Prime Minister Nguyen Xuan Phuc chaired a video conference on August 6 regarding the implementation of the EU-Vietnam Free Trade Agreement (EVFTA), during which he described the deal as a broad and modern expressway bringing the EU and Vietnam closer together.
He emphasised that Vietnam has signed 13 free trade agreements (FTAs) but one of the country’s greatest shortcomings is that local businesses have limited awareness about these deals and have failed to take advantage of the opportunities they present.
Many bodies have been slow in preparing relevant legal documents, while overlaps in enforcement guidance are hampering businesses, he noted.
|PM Nguyen Xuan Phuc speaks at the video conference. (Photo: VNA)
He highlighted the importance of communications on international economic integration in general and FTAs in particular, as well as improvements in human resources.
Noting that the requirement on sustainable development is an important part of the EVFTA, the PM said there are higher standards on increasing economic efficiency and stricter requirements on social responsibility, labour, employment, and environmental protection.VNA
He also recalled the technical assistance offered to Vietnam by President of the European Commission Ursula von der Leyen during their phone call on July 29, saying that this represents valuable support for the country.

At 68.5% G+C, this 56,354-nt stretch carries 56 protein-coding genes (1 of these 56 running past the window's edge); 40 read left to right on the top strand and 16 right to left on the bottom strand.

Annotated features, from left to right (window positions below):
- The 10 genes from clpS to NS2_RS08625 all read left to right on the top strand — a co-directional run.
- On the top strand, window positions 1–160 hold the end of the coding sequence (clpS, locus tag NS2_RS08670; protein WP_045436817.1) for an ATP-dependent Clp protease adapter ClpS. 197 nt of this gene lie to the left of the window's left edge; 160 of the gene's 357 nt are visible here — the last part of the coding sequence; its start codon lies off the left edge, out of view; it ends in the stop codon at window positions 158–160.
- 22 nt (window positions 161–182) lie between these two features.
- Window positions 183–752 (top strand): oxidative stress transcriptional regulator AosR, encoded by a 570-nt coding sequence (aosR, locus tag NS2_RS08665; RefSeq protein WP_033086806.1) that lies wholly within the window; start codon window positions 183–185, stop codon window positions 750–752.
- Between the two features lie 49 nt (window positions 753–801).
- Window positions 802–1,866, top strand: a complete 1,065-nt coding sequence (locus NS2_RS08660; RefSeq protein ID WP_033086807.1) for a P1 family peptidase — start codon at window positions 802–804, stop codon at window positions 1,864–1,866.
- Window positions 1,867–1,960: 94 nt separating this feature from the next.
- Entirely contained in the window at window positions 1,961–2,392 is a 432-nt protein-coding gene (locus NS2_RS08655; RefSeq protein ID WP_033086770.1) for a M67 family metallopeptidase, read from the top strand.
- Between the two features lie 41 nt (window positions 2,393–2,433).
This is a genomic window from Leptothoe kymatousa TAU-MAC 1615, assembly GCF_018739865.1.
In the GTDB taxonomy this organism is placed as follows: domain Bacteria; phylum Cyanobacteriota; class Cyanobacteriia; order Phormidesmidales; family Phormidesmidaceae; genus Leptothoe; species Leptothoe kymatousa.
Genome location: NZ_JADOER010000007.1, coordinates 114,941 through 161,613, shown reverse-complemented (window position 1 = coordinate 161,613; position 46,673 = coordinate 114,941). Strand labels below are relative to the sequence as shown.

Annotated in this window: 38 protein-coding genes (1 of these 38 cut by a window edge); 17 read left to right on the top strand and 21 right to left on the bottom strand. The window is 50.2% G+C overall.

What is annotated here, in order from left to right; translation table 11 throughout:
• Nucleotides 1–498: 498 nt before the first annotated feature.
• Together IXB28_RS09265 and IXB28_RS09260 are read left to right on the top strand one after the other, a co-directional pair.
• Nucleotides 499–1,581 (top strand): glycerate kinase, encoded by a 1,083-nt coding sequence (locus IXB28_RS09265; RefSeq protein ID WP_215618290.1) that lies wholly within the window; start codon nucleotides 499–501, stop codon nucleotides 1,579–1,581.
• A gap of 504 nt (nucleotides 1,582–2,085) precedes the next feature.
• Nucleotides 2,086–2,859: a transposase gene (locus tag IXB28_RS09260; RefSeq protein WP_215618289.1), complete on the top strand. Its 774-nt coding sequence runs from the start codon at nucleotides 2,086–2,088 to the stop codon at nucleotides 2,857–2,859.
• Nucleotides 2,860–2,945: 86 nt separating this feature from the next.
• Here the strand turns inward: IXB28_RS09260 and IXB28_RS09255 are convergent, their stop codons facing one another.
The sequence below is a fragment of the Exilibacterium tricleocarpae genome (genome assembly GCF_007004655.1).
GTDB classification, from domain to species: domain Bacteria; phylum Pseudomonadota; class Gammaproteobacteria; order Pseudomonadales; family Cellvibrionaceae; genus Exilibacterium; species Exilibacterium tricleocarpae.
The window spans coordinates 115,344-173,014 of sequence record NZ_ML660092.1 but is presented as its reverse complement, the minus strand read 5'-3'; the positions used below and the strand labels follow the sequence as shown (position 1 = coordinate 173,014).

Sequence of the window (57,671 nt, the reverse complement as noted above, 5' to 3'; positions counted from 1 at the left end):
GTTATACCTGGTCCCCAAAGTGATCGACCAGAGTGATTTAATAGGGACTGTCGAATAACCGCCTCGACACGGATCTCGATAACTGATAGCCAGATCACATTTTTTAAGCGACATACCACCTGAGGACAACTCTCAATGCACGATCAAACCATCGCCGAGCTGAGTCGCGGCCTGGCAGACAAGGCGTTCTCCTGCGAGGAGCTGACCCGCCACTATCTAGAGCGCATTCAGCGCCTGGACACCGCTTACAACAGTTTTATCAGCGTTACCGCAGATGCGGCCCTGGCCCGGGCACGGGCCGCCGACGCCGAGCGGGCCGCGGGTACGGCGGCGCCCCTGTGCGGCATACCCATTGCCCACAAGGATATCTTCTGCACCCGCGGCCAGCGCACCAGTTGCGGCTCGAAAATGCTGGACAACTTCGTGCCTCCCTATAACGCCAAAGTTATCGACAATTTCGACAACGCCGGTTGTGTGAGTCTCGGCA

The Vietnamese Government has adopted a plan of action with five groups of missions and 41 specific tasks for ministries, sectors, localities and the business community, he said, requiring proactive implementation by all concerned parties.
According to a survey conducted by the Ministry of Planning and Investment, in normal circumstances the agreement can help Vietnam''s GDP increase by 3.2 percent in the first five years, by 5.3 percent in the next five years, and by up to 7.72 percent in the subsequent five-year period.
With the EU''s commitment to remove nearly 100 percent of import tariffs, the EVFTA is expected to help Vietnam’s export turnover to the bloc rise 42 percent by 2025 and nearly 45 percent by 2030.
The agreement was signed by both sides on June 30, 2019, and officially came into effect on August 1, 2020.